Spider rigging for crappie efficient, productive

Submitted Photo
The setup for spider rigging resembles the legs of a spider. Six 16-foot rods with double baited hooks make for an efficient drifting system.

By LARRY LAGRANGE
lagrange237@gmail.com

The fishing method called trolling has never appealed to me much. I understand the idea — cover a ton of water and eventually you’ll hit upon some fish. It does make a lot of sense, but I like to cast a lure, watch it plunk down and work it back. Just watching a rod I’m not holding vibrate as the boat moves along seems somehow less than a fun way to fish, but I know it can work. It’s efficiency in action.

The closest I’ve come to trolling until recently was on a walleye trip to Lake Erie. Our charter captain had us hold our rods and let out our lines as he drifted the boat along with the wind. That was fine because I could feel what my nightcrawler rig was doing as it bounced along the bottom.

From a lot of experience on the rocky White River as well as plastic worm fishing, I could usually tell the tick of a rock or stump from the thump of a fish. We caught very few walleyes, but enough perch and catfish were interested that it made for an ok day.

My Perry County buddy Danny had told me about a method for crappie he had used once on Kentucky Lake. Called spider rigging because the setup loosely resembles the legs of a spider, it involved putting out the legal number of rods in holders in the front of the boat and drifting along. Usually, the rig is made up of a weight on the bottom.

A foot or so above that is a hook with a jig or minnow or both, and above that possibly a second bait. Danny claimed they had done well on a trip awhile back, and that if I got the chance, I should try it sometime. It does involve an investment of a bracket attached to the boat floor that will hold the rods, so one’s boat needs the proper setup.

For several years, Dan Recklehoff owned a repair shop across from St. Joseph Church in Jasper. I often took my vehicles there because he did good work at reasonable prices. He’s retired now but still does occasional car work, so I took my boat out the Schnellville Road for him to look at my outboard.

As he was working in his garage, I got to examining his boat with the spider rigging setup on both ends. Dan suggested we try it sometime, and I was more than willing. In April we got together on Huntingburg Lake.

Dan’s boat had two seats in front. He operated the troller and kept us moving at a dead slow pace. Six 16-foot rods were spread out in front of us, from nine-to-three on the clock. My job was to watch the left three, and Dan had the right side with the foot control for the motor. Three rods per person is the maximum in Indiana. Dan had the minnows ready and the rods pre-rigged with curly tailed jigs and small hooks.

He attached a minnow to both hooks on all six rigs, let them down into the deep, and we commenced spidering. He had already told me the lake was full of small crappie, and it didn’t take long for him to be proven right. In about an hour and a half, we had 30 or so 7-8 inchers in the livewell.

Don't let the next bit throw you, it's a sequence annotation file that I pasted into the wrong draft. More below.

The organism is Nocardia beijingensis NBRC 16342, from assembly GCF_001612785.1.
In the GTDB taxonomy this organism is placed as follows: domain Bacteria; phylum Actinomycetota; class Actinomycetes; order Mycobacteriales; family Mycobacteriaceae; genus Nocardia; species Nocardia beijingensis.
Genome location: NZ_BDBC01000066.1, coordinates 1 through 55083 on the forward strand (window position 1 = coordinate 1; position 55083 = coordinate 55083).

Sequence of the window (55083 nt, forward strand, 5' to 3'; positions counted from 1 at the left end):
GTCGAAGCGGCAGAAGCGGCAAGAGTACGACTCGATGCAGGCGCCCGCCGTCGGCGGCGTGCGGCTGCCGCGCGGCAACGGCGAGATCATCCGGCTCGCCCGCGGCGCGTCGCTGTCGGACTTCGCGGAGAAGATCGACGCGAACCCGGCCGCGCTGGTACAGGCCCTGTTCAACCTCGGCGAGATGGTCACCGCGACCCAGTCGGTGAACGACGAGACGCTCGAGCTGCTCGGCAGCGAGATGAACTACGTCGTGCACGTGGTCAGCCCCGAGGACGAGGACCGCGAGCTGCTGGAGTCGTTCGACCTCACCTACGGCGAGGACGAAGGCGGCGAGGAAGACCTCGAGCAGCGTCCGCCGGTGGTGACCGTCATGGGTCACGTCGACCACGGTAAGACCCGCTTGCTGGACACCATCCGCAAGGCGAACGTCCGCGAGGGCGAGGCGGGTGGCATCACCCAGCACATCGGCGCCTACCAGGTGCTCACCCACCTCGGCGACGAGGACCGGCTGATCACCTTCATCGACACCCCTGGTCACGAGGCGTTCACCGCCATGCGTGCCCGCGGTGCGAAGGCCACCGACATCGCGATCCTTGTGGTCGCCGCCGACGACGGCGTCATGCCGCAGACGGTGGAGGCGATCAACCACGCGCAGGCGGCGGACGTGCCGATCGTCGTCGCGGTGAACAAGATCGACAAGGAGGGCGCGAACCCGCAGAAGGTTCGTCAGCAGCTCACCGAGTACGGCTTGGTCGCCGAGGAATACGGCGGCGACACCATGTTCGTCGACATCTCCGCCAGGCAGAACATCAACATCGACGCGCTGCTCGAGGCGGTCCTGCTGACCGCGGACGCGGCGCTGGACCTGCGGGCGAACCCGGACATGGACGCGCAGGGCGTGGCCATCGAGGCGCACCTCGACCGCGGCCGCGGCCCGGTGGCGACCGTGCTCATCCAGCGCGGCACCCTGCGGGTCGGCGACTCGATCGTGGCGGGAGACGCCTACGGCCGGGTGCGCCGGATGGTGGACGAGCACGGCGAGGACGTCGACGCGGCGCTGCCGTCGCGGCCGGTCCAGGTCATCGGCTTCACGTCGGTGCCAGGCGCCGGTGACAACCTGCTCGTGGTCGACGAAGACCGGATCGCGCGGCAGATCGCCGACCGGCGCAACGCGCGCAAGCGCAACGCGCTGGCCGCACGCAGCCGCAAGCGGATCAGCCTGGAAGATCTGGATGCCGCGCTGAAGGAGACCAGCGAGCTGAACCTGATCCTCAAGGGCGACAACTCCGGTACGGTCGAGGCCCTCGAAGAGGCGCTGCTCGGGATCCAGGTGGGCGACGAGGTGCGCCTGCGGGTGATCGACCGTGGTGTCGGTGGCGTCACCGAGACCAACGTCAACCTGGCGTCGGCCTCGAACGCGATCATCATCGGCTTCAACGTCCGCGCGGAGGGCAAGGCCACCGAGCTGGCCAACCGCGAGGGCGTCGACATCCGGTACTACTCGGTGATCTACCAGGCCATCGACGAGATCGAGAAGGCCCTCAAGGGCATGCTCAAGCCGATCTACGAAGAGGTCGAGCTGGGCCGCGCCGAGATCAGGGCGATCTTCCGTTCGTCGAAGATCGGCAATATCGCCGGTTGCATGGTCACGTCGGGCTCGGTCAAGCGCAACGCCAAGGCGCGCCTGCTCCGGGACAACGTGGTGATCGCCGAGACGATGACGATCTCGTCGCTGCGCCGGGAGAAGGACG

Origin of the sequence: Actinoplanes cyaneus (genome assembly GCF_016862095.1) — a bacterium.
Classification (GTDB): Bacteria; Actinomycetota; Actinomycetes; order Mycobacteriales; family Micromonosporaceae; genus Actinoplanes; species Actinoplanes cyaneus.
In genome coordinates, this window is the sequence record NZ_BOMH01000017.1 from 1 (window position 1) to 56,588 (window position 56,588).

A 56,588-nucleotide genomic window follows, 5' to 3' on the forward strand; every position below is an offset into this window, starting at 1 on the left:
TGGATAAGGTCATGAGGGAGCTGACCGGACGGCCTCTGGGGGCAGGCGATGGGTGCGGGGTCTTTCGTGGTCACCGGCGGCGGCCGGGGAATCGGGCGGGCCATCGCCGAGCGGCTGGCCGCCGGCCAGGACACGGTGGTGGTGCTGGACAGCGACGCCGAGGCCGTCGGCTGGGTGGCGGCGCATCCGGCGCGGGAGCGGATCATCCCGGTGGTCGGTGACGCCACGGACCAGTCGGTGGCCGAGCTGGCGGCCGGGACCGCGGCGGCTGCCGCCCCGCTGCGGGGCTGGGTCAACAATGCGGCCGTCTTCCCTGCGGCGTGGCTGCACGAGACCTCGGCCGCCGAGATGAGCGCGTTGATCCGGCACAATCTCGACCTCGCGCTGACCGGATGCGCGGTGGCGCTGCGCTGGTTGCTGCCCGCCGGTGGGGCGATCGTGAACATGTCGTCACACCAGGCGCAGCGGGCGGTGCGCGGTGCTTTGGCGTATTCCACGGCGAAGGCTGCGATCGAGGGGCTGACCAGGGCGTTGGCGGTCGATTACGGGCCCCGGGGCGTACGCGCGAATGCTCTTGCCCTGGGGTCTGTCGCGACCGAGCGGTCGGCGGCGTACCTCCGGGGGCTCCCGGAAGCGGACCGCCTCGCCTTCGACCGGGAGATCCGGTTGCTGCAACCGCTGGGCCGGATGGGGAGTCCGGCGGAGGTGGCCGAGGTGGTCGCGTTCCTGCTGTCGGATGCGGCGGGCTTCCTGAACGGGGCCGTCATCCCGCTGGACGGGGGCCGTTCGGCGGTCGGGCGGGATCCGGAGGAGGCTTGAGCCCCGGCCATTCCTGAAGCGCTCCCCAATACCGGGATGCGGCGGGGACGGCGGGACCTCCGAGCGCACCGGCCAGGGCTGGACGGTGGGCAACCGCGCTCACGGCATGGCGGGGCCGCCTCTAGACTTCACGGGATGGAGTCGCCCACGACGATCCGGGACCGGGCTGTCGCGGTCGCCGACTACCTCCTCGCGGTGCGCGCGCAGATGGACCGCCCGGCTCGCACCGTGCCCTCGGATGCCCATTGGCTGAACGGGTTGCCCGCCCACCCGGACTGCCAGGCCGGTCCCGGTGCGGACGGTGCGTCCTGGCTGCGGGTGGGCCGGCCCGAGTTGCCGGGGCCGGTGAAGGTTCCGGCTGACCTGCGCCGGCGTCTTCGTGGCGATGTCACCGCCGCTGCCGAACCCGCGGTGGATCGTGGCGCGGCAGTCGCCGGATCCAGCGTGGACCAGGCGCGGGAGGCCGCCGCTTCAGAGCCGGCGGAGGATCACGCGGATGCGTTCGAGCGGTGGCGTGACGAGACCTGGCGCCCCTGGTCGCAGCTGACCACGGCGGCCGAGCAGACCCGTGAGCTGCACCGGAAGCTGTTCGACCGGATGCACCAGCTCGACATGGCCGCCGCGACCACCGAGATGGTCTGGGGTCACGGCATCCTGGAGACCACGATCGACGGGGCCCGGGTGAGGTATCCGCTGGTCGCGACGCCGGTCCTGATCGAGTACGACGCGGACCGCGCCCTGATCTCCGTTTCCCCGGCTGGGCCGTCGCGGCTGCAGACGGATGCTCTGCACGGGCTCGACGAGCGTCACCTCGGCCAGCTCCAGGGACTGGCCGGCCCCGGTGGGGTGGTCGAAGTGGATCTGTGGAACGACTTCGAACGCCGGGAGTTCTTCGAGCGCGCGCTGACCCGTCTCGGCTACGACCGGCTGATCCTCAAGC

If these were bluegill, we wouldn’t have kept them, but crappie are easier to clean, and one can get a chunk of meat even from a little guy. We also hit upon two nice bass that liked our bait, so we were going to be cleaning fish that night. Keeping these smallish crappies was also most likely doing the lake a favor.

After that fast start, I thought we would hit our limits of 25 each quickly, but then as often happens, the bite died. We drifted from the east cove to the south cove without much success. Dan hit a nice crappie on the west side, and we finally approached the dam. The bite picked up, and the livewell grew more crowded.

The technique of setting the hook takes some getting used to. It’s sometimes hard to tell if you’re getting a bite or if your sinker is ticking the bottom. Usually, the rod tip dances in that way that could only be a fish. When one hits, you remove the long rod from the holder and…that part took a little while for me to master. Sometimes the fish has the bait and you quickly sweep the rod upwards.

Sometimes you need to let the fish take it for a while. Dan, from many years of experience, was much better at that than I. After the hook is set, getting the fish in the boat that’s on the end of a 16-foot rod is also a trick. Often my fish were dangling over the side of the boat as I awkwardly tried to swing them in. Dan would grab his line above the reel something like a fly fisherman and easily pull fish right in. I needed some work on that too.

We were approaching double limits when one of my rods bent severely. That can mean a bottom hookup. In this case I felt a fish, then set the hook, and sensed real muscle on the other end. Thankfully the fish had hit the far-left rod in my group, which meant I could steer him away from the other lines. The rod’s long, limber frame absorbed the fish’s powerful surges.

Dan had the net ready, and once we could both see the fish surface, I thought it was a catfish, but no. I had hooked one of the lake’s saugeye, a cross between a sauger and a walleye. The Indiana DNR has stocked saugeye in Huntingburg for years, and I’ve heard reports of how one shows up occasionally. We landed the fish and measured it — 21 inches. It was a good ending to a day of learning something new in fishing.




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